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A. S. Williams III Americana Manuscript Collections

Guide to the Dallas Iron Works letterbook W.0097

ASSET VIEWER
Publication:

University Libraries Division of Special Collections, The University of Alabama

Box 870266
Tuscaloosa, Alabama, 35487-0266
205.348.0500
archives@ua.edu

December 2013

Creation:

This finding aid was produced using the Archivists' Toolkit 2013-12-17T16:25-0600

Language Usage:

English

Description Rules:

Describing Archives: A Content Standard

Collection Title:

Dallas Iron Works letterbook

Unit ID:

W.0097

Repository:

University Libraries Division of Special Collections, The University of Alabama

Quantity:

0.1 Linear feet

Dates:

1866-1879

Location:

The A. S. Williams III Americana Collection, Amelia Gayle Gorgas Library, The University of Alabama

Abstract:

Contains the Reconstruction-era letterbook of the Dallas Iron Works in Selma, Alabama.

creator

Dallas Iron Works.

creator

Williams, A. S., III

Acquisition Information:

Gift of A. S. Williams III, 2010

Preferred Citation:

Dallas Iron Works letterbook, A. S. Williams III Americana Collection, University Libraries Division of Special Collections, The University of Alabama

Processing Information:

Processed by

Haley Aaron, 2013

Access Restrictions:

None

Related Archival Materials note

The A. S. Williams Collection contains several collections related to the iron and steel industry in Alabama. Please contact a staff member for assistance.

General note

Title on phase box spine: Dallas Iron Works, Selma - Letterbook - 1867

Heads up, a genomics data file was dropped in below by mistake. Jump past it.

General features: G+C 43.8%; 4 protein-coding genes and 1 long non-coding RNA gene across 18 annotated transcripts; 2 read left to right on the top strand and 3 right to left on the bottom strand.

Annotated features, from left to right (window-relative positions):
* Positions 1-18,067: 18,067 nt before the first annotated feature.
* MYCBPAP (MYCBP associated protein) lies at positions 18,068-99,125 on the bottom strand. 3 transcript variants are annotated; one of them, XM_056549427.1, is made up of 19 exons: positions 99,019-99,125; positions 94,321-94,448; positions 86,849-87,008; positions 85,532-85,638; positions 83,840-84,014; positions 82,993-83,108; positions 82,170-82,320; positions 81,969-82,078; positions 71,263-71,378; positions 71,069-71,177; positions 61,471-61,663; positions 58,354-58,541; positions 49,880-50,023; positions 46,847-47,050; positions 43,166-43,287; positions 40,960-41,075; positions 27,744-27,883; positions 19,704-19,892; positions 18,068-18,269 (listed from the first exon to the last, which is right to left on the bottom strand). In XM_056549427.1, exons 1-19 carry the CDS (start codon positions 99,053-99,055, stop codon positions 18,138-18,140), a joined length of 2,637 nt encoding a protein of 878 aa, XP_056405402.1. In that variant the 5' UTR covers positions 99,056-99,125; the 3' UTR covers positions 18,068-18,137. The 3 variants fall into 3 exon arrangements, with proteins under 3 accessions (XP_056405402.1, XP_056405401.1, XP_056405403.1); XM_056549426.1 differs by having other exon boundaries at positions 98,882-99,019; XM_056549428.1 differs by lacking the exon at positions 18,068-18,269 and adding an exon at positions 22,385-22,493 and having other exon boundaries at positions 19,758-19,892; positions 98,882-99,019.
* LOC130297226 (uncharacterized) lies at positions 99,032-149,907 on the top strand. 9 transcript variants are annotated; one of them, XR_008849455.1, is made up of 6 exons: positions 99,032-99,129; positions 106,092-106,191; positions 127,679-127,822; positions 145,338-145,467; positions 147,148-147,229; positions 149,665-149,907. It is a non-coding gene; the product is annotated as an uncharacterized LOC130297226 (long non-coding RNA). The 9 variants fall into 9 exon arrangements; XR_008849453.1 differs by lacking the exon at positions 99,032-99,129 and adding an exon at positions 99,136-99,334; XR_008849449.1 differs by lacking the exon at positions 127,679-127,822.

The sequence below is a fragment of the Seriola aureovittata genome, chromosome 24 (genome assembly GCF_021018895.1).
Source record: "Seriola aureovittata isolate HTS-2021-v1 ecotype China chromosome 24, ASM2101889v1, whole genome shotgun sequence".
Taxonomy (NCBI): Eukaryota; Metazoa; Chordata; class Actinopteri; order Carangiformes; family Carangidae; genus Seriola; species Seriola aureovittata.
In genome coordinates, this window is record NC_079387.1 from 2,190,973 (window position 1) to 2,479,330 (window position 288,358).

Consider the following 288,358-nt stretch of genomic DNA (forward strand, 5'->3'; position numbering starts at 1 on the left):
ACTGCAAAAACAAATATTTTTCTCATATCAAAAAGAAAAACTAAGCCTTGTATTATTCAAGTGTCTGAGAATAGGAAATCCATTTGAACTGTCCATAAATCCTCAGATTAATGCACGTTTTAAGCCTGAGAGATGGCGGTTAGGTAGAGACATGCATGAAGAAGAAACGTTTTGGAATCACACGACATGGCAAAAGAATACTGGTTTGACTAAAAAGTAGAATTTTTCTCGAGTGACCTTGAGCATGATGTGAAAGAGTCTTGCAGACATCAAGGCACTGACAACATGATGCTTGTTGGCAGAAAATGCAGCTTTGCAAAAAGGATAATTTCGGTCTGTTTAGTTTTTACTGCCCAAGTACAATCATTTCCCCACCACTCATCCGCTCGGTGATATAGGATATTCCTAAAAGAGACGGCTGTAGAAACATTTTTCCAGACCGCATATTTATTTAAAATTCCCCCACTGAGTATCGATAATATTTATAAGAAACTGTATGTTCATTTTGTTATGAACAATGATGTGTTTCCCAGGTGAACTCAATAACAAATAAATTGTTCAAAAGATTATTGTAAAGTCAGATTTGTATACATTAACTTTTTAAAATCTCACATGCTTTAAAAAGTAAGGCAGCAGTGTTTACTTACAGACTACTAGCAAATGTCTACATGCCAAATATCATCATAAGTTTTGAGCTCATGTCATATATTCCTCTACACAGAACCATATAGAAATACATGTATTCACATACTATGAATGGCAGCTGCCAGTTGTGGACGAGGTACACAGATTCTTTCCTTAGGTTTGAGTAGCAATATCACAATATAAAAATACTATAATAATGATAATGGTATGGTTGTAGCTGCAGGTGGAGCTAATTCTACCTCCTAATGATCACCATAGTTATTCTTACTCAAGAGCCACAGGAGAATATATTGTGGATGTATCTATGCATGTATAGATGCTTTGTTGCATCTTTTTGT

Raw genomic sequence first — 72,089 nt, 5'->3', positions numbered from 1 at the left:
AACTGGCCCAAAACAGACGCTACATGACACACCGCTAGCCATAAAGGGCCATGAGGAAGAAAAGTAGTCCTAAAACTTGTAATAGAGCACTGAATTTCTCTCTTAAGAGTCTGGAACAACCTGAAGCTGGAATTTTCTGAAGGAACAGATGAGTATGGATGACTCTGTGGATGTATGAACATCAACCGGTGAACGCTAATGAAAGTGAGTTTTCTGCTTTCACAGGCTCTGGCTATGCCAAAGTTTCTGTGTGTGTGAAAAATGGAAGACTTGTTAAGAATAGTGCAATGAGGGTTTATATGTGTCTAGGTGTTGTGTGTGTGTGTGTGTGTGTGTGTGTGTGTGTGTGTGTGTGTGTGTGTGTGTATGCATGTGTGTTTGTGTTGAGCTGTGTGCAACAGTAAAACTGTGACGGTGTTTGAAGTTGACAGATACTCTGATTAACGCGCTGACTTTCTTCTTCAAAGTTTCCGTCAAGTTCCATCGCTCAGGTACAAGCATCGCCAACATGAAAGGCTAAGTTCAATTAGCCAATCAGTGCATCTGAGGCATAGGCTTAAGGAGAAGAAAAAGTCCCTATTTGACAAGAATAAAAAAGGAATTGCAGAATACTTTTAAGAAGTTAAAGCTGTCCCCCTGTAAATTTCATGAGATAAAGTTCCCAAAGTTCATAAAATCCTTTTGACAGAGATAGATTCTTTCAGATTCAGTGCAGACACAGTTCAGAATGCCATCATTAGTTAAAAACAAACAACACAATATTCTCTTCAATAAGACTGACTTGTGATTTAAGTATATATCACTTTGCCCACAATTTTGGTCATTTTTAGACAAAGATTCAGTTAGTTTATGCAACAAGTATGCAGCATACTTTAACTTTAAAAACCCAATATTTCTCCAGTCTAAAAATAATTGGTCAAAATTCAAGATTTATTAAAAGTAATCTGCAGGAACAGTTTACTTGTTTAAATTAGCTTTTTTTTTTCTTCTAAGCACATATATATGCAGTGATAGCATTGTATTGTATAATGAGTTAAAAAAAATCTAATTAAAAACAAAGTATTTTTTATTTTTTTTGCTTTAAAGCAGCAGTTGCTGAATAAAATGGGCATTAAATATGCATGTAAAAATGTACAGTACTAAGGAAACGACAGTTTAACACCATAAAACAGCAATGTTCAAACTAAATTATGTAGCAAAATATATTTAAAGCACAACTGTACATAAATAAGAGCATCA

Biographical/Historical note

The Dallas Iron Works was one of thirteen iron works located near the Confederate arsenal and naval foundry in Selma, Alabama. These factories were responsible for supplying the Confederate army with a significant amount of ammunition, weapons, and naval warships. During the Civil War, Alabama produced the most iron ore and coal of any Confederate state. On April 2, 1865, Union Brigader General James H. Wilson shattered Confederate defenses and captured the city of Selma. Following the city's capture, the arsenal and the supporting iron works and factories were destroyed.

Despite the widespread destruction and financial upheaval, the Dallas Iron Works Company survived. The company was purchased in 1918 by Carl F. Gerlinger, who renamed the company the Dallas Machine and Locomotive Works. In 1956, the company merged with the Towmotor Corporation. In 1965, the company was subsidized by the Caterpillar Tractor Company.

Sources: Armes, Ethel. The Story of Coal and Iron in Alabama. (Birmingham: Chamber of Commerce,1910), 135.

Hebert, Keith. "Battle of Selma," Encyclopedia of Alabama.

Rohde, Sue Hunter and Debra Lea Meaghers. Dallas. (Charleston:Arcadia Publishing, 2012), 51.

Scope and Contents note

This 498-page letterbook contains financial records and copies of business correspondence related to the daily operations of the Dallas Iron Works located in Selma. The first seventy-seven pages contain copies of letters, most of which are written by company secretary P. D. Barker, and date from December 1866 to March 1868. The letterbook also appears to serve as an account book. Account entries begin on page eighty-five and extend through the end of the book. Entries are dated from December 1876 to October 1879 and document purchases of seed and other goods presumably purchased by iron works employees at the company store.

Source(s)

Williams, A. S., III (local)

Financial records (aat)

Iron industry and trade--Alabama (lcsh)

Letter books (aat)

Reconstruction (U.S. history, 1865-1877) (lcsh)

Selma (Ala.) (lcsh)

Letterbook Box W0097.01